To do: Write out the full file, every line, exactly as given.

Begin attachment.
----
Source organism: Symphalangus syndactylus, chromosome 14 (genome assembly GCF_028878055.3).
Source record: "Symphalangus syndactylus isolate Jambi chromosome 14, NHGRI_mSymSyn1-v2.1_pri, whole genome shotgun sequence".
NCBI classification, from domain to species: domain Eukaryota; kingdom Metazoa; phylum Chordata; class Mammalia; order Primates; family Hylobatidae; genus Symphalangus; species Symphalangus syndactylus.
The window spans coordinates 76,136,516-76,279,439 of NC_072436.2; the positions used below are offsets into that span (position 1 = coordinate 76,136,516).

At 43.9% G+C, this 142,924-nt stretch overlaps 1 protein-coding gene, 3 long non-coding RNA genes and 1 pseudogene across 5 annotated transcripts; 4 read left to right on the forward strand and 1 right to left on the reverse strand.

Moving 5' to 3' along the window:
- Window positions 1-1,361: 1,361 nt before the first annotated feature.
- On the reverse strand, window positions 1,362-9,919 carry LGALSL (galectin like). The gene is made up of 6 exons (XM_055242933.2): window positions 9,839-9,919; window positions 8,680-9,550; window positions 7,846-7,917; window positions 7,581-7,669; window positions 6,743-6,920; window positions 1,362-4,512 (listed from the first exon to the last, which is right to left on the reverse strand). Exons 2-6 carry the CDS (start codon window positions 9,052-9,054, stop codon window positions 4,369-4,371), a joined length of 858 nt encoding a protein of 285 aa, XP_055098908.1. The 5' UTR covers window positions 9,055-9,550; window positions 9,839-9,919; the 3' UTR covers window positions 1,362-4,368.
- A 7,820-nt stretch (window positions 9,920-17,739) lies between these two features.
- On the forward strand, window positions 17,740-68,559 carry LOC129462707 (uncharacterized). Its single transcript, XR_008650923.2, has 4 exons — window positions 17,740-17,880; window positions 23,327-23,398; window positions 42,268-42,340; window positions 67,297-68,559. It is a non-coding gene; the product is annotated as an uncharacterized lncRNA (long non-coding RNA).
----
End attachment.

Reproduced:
Source organism: Symphalangus syndactylus, chromosome 14 (genome assembly GCF_028878055.3).
Source record: "Symphalangus syndactylus isolate Jambi chromosome 14, NHGRI_mSymSyn1-v2.1_pri, whole genome shotgun sequence".
NCBI classification, from domain to species: domain Eukaryota; kingdom Metazoa; phylum Chordata; class Mammalia; order Primates; family Hylobatidae; genus Symphalangus; species Symphalangus syndactylus.
The window spans coordinates 76,136,516-76,279,439 of NC_072436.2; the positions used below are offsets into that span (position 1 = coordinate 76,136,516).

At 43.9% G+C, this 142,924-nt stretch overlaps 1 protein-coding gene, 3 long non-coding RNA genes and 1 pseudogene across 5 annotated transcripts; 4 read left to right on the forward strand and 1 right to left on the reverse strand.

Moving 5' to 3' along the window:
- Window positions 1-1,361: 1,361 nt before the first annotated feature.
- On the reverse strand, window positions 1,362-9,919 carry LGALSL (galectin like). The gene is made up of 6 exons (XM_055242933.2): window positions 9,839-9,919; window positions 8,680-9,550; window positions 7,846-7,917; window positions 7,581-7,669; window positions 6,743-6,920; window positions 1,362-4,512 (listed from the first exon to the last, which is right to left on the reverse strand). Exons 2-6 carry the CDS (start codon window positions 9,052-9,054, stop codon window positions 4,369-4,371), a joined length of 858 nt encoding a protein of 285 aa, XP_055098908.1. The 5' UTR covers window positions 9,055-9,550; window positions 9,839-9,919; the 3' UTR covers window positions 1,362-4,368.
- A 7,820-nt stretch (window positions 9,920-17,739) lies between these two features.
- On the forward strand, window positions 17,740-68,559 carry LOC129462707 (uncharacterized). Its single transcript, XR_008650923.2, has 4 exons — window positions 17,740-17,880; window positions 23,327-23,398; window positions 42,268-42,340; window positions 67,297-68,559. It is a non-coding gene; the product is annotated as an uncharacterized lncRNA (long non-coding RNA).